I appreciate the advantages of working with a clear narrative structure, having a straightforward story to tell—"Here's how it started; here's what happened next; here's how it ended." For my first two books of creative nonfiction, Recovering Ruth and Following Isabella, the structure of earlier works determined the structures I built, even though I didn't write my portions as chronologically as Ruth Douglass and Isabella Bird wrote theirs. It's good to follow a straightforward path, the road most travelled; those of us without one can end up on a long and winding road, bushwhacking and breaking trail most of the way.
The subject of my memoir, Happenstance, wasn't entirely one I'd ignored. Decades earlier, I'd written vignettes for broadcast on my local Michigan public radio station based on boyhood memories triggered by adult events: renovating the hundred-year old house where my wife and I now lived brought to mind the dank cellar and stripped walls of my parents' house; watching my children play reminded me of childhood neighborhood friends; and so on. Some vignettes showed up again when I encouraged composition students to write about their childhoods—the street map I modeled to help them reconnect with memory ignited my own memories; the guided imagery exercise leading them into past places propelled me toward mine. One student's story about his mother meeting his father because of a fly ball at a summer softball game haunted me: what if the batter had bunted or struck out? What kind of happenstance brought my own parents together?
Curious about my own family history after researching others', I began researching a family memoir. The material invited a chronological history but didn't answer questions about my own parents and my own life; everything that surfaced seemed connected with everything else. Though I wanted to write a book that would say something to my children about how their father turned out to be who he was, I plunged deeply into genealogy. After months of research and drafting, my wife asked how it was coming. When I told her I was almost up to the birth of my grandfather, she said quietly, "You know, if this is going to be a memoir, you should probably be in it." I loved all the research, but she was right—I wasn't in the book I was writing to explain about me.
I discovered two different ways to focus my attention. Before I assigned students to write caption essays about their family photos, I attempted the exercise myself and was startled by what it unleashed in memory, based on my greater distance from the events. For the memoir I began interrogating family photographs, describing what I saw in them first as a viewer and then as an interpreter. Leafing through family albums, I wrote about the pictures that most interested me. To avoiding a chronological narrative, I also decided to write about the first hundred days of my life that I remembered, in the order they occurred to me. Surely, I could write one a day over the next hundred days. On the eleventh day my father died. I stopped writing but scribbled down a list of possible subjects in case I ever started up again. The list ran well over a hundred items.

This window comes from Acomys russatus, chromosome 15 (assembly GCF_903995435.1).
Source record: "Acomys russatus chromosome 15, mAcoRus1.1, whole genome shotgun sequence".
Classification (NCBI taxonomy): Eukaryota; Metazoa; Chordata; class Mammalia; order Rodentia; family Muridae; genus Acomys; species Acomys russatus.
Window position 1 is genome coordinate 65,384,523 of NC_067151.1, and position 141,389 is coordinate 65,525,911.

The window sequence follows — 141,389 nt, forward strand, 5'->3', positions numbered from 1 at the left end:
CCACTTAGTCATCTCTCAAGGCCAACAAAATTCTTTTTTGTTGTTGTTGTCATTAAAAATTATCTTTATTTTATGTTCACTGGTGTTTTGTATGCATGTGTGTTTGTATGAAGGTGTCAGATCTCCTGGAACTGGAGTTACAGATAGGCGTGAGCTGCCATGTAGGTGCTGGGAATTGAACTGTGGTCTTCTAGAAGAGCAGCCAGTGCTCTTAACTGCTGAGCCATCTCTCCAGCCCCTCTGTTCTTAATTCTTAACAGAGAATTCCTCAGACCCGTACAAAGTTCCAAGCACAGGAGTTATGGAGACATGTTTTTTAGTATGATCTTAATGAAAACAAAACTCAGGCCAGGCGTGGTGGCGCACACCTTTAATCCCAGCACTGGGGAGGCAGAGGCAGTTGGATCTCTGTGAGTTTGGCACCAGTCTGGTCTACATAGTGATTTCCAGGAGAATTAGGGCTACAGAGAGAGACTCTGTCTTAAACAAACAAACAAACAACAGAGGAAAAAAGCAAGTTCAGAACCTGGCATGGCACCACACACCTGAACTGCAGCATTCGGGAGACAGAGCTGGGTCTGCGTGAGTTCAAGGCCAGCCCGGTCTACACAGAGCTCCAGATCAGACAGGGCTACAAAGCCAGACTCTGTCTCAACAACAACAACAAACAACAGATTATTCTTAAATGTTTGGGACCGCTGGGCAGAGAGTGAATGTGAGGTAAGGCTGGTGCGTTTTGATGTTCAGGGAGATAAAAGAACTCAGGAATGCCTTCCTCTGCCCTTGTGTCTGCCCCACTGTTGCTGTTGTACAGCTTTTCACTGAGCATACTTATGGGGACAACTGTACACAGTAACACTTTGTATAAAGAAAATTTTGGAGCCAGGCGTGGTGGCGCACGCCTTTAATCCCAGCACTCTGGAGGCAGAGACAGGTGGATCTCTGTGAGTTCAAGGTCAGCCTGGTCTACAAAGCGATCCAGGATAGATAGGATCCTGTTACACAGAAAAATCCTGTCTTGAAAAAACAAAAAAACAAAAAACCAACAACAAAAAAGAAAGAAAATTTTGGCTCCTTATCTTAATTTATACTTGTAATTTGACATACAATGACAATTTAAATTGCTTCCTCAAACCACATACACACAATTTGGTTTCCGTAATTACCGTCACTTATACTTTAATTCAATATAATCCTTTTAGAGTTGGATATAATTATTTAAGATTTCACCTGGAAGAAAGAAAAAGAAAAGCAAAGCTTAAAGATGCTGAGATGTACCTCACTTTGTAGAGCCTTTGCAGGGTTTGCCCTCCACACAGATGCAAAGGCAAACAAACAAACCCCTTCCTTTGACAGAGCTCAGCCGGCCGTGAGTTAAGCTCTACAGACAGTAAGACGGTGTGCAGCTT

Life, and other books, intervened. What stayed with me was the experience of the first day I had written about, a day in elementary school when I ran home from school feeling exuberant. Why had I remembered that day first? Why could I remember no other exuberant days? I soon realized this approach could help me find formative moments in my life. I'd begun teaching memoir-writing to graduate students online and felt I should revive the memoir. To the Album entries and Hundred Days entries, I added a third strand reflecting on the nature of happenstance and the nature of choice. In time I realized happenstance was the dominant theme of the memoir. It also became the title.
Some of the 57 completed entries in the Hundred Days series got in; many Album entries got in; items I thought of as literary remains from my father, mother and grandmother got in; reflections on the nature of happenstance got in. Some days I would lay all these entries in a circle on our dining table or in a straight line on our carpet and hover over them, trying to feel some sort of sympathetic tuning among them, weaving them together through juxtaposition and association, the reverberations one piece of writing picks up from another piece, the synchronicities ignited by experience and memory. It's a memoir but not entirely narrative; it's more the prose equivalent of a medieval polyptych, a multi-paneled altarpiece, made up of words and photographs.
I'm amazed at all the time, energy, false starts, missteps and perplexity this book put me through. No book ever becomes the book you intended to write, of course. When I tell students that the writing will tell you what it wants to be, this is what I mean. It was the only way I could write it—the only way this book would let me write it.
Note: A slightly different version of this entry was first published on Michael Steinberg's Blog on February 9, 2013 as "The Long and Winding Road: A Memoirist's Journey" at http://www.mjsteinberg.net/blog/archives/2013-02.